Stanton is keen to point out that the company has also been hiring staff for some new titles it has launched. However, only two have made much of an impact at the newsagents — the upmarket fashion magazine Elle, and Yours, a clone of the UK magazine of the same name which is aimed at “the forgotten generation” of over-50 women. Neither has yet produced audited sales figures, and newsagents have complained that they are sending back thousands of them, some still in their original plastic-wrapped bundles, because they have been over-supplied. The other start-ups are very much niche publications such as Turu, a camping website, and the rural thriller New Farm Machinery.

Visiting Australia over Christmas, Colin Morrison told me: “The Bauers always say they are committed to print and rarely close anything, which is what makes this unusual. They have closed more magazines in Australia in the past 18 months than they have ever closed around the world.” And there is no sign of the pressure letting up. Inevitably there will be further cuts and closures — Zoo magazine, a “ladsʼ mag” which features preposterously-proportioned breasts, is rumoured to be the next to be chopped. Bauerʼs predictions of a pick-up in advertising revenue later this year are regarded as whistling in the dark.

As well, there has been a growing chorus of criticism of the company, eagerly amplified by rivals such as News Corporation, whose own magazine group, NewsLifeMedia, is dwarfed by Bauer, with less than 10 per cent of the market. Departing staff have been angry about the way they were treated, culminating with one sacked editor taking Bauer to the Federal Court. Social media has been alive with complaints that some of the magazines, such as the relaunched Shop Til You Drop (sic), have been taken downmarket, with a greater reliance on articles recycled from the companyʼs overseas publications. And not just recycled. In an opinion piece in The Australian headlined ʻBauer Should be Ashamed of Itselfʼ the media pundit Mark Day took Bauerʼs Take 5 magazine to task for taking a story about a ʻcheating copperʼ in the Cornish village of Redruth from the British tabloids, and changing the location to Redfern in Sydney. Newsagents complain that Bauer is unloading huge volumes of magazines which they cannot sell on them — “like force-feeding geese for fois gras,” says one — which they have to pay to return for recycling. Its ungrammatical new slogan, ʻWe Think Popular,ʼ has been mocked in the social media. And on top of everything else there has been an official complaint that one of Bauerʼs German magazines wrote sympathetically about the Nazis.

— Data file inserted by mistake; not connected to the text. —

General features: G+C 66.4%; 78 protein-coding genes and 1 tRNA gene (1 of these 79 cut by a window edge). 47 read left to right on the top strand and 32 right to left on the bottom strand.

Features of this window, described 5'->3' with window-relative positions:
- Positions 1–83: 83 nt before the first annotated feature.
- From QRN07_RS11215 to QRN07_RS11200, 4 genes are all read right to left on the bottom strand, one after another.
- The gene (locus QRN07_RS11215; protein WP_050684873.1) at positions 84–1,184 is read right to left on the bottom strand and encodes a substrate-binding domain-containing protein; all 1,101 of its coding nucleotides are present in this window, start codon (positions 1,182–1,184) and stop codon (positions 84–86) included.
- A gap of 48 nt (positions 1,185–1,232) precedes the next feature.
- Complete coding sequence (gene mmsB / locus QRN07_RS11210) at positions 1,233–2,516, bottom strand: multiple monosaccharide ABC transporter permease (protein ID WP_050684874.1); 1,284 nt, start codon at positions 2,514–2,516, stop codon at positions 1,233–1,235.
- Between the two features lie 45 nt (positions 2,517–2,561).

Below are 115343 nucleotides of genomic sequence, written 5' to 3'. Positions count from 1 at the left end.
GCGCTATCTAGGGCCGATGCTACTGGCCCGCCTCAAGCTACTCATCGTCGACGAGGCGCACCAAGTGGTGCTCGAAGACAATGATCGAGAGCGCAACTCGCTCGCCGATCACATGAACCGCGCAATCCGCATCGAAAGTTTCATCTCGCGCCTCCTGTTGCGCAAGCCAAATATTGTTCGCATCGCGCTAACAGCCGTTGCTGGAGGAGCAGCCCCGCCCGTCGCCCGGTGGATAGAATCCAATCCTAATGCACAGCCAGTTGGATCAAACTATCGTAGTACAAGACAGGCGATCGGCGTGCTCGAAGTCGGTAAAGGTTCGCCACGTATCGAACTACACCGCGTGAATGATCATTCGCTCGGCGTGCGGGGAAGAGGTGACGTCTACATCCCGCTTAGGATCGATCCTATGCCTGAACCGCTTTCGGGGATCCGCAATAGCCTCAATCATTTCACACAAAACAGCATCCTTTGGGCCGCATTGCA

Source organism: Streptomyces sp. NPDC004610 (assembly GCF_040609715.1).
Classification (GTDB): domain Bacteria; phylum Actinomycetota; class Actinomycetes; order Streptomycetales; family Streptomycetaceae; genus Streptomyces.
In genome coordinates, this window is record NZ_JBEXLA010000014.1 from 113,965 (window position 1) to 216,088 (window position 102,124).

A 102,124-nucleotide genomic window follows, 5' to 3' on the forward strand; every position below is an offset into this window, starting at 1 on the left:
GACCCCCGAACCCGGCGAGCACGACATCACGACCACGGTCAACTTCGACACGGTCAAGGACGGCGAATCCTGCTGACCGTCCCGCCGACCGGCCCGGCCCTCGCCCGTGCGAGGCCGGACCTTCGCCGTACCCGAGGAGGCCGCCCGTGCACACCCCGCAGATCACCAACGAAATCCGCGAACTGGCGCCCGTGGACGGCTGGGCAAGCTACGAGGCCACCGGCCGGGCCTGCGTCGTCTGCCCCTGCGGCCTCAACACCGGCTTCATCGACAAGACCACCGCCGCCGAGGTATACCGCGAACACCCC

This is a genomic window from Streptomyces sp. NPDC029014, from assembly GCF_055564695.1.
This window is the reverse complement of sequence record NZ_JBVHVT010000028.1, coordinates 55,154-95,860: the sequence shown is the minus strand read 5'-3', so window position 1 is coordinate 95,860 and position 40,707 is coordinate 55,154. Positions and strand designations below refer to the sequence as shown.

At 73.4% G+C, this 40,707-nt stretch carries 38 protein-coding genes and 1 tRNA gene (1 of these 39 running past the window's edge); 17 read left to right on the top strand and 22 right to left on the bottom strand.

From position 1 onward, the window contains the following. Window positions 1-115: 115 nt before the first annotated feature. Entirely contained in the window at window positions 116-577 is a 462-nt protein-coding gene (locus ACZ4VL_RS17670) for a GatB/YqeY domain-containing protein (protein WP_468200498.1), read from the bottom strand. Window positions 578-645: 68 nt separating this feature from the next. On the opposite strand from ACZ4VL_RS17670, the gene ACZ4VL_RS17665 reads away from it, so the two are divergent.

One man who takes a long-term view of the world is Phil Ruthven. On the wall of his office, at the posh end of Melbourneʼs Collins Street, is a decorative genealogy showing his family tree going back to one Thor, Lord of Tibbermore, who terrified the Scottish highlanders back in the 12th century. For more than 40 years, Ruthvenʼs consultancy, IBISWorld, has been producing market research reports to guide some of the worldʼs largest corporations on strategy. His latest news, on the media industry in Australia which is worth around $30 billion a year, makes chilling reading for anyone in the print industry.

Since 1900, when newspapers and magazines owned the entire advertising market, their share of the market has been steadily gnawed away — first by TV, which now owns about a third of the market, and then over the past decade by the internet. Never, says Ruthven, has a new technology moved so fast and so aggressively to capture an industry. “I donʼt see any great future for print, and we may well see it disappear,” he says. “I donʼt say that with any joy, but I can see it going the same way as the horse and cart, although whether it will take 20 or 30 years I donʼt know.”

As for magazines, on top of their steadily-declining share of the pie, the pie itself has been stagnant or shrinking in recent years. The global consultancy firm PriceWaterhouseCoopers says that their total revenues (the cover price makes up about two thirds of magazine revenue, advertising the other third) have fallen by $300 million in the past five years, and predicts that it will continue to fall by another $100 million or so until it hits $1.2 billion in 2017. By then the internet will be making more money than magazines, newspapers, TV and radio put together.

As well, there is relentlessly bad news on the circulation front, as Bauer — along with other magazine groups — fails to come to terms with the internet generation. Millions of people have simply stopped buying magazines — “Young people think a magazine is an iPad thatʼs broken,” says one former magazine company executive. For decades, great titles like the Womenʼs Weekly commanded astronomical audiences. Today their sales have been decimated, slashed to a third or less of their former glory, read by an ever-older audience of loyal, but dying readers. These are the gloomy figures for Bauerʼs best-selling titles, according to the Audited Media Association of Australia:

Publication 1993 2003 2013
Australian Womens Weekly 1,172,000 695,000 459,000
Womanʼs Day 1,125,000 540,000 340,000
Cleo 357,000 204,000 76,000
Cosmopolitan 353,000 204,000 98,000
Dolly 197,000 138,000 80,000

So why would anyone, let alone the famously frugal Bauers, risk their money on a declining — if not dying — industry? Because, says one respected former publishing executive, they believe there are still profits to be made out of magazines by slashing staff, closing down unprofitable titles, filling the space by recycling articles from overseas publications, and adopting “the Bauer way.” Kadas, in particular — a Transylvanian-born high-flyer in the organisation who was publisher of Bauerʼs Russian magazines before his transfer to Australia — has ruffled feathers by going through the magazines page by page and insisting on micro-managing editorial content, cutting out slang, deleting pictures of staff writers and so on.